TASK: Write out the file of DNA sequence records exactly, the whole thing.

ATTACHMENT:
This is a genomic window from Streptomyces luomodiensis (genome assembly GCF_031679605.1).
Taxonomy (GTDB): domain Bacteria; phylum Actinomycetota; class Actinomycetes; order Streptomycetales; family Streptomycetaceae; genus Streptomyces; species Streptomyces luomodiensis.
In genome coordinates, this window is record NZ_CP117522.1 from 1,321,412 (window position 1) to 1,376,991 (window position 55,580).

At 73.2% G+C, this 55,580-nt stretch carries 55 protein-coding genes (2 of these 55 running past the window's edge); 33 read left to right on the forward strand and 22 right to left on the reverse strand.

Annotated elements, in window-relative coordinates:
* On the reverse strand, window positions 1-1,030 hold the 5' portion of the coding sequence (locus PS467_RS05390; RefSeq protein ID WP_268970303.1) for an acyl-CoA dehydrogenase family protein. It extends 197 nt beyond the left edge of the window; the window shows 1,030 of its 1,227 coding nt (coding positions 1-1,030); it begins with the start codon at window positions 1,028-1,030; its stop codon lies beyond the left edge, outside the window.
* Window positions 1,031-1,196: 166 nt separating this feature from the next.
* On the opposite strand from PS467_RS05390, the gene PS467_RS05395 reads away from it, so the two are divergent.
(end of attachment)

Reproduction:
This is a genomic window from Streptomyces luomodiensis (genome assembly GCF_031679605.1).
Taxonomy (GTDB): domain Bacteria; phylum Actinomycetota; class Actinomycetes; order Streptomycetales; family Streptomycetaceae; genus Streptomyces; species Streptomyces luomodiensis.
In genome coordinates, this window is record NZ_CP117522.1 from 1,321,412 (window position 1) to 1,376,991 (window position 55,580).

At 73.2% G+C, this 55,580-nt stretch carries 55 protein-coding genes (2 of these 55 running past the window's edge); 33 read left to right on the forward strand and 22 right to left on the reverse strand.

Annotated elements, in window-relative coordinates:
* On the reverse strand, window positions 1-1,030 hold the 5' portion of the coding sequence (locus PS467_RS05390; RefSeq protein ID WP_268970303.1) for an acyl-CoA dehydrogenase family protein. It extends 197 nt beyond the left edge of the window; the window shows 1,030 of its 1,227 coding nt (coding positions 1-1,030); it begins with the start codon at window positions 1,028-1,030; its stop codon lies beyond the left edge, outside the window.
* Window positions 1,031-1,196: 166 nt separating this feature from the next.
* On the opposite strand from PS467_RS05390, the gene PS467_RS05395 reads away from it, so the two are divergent.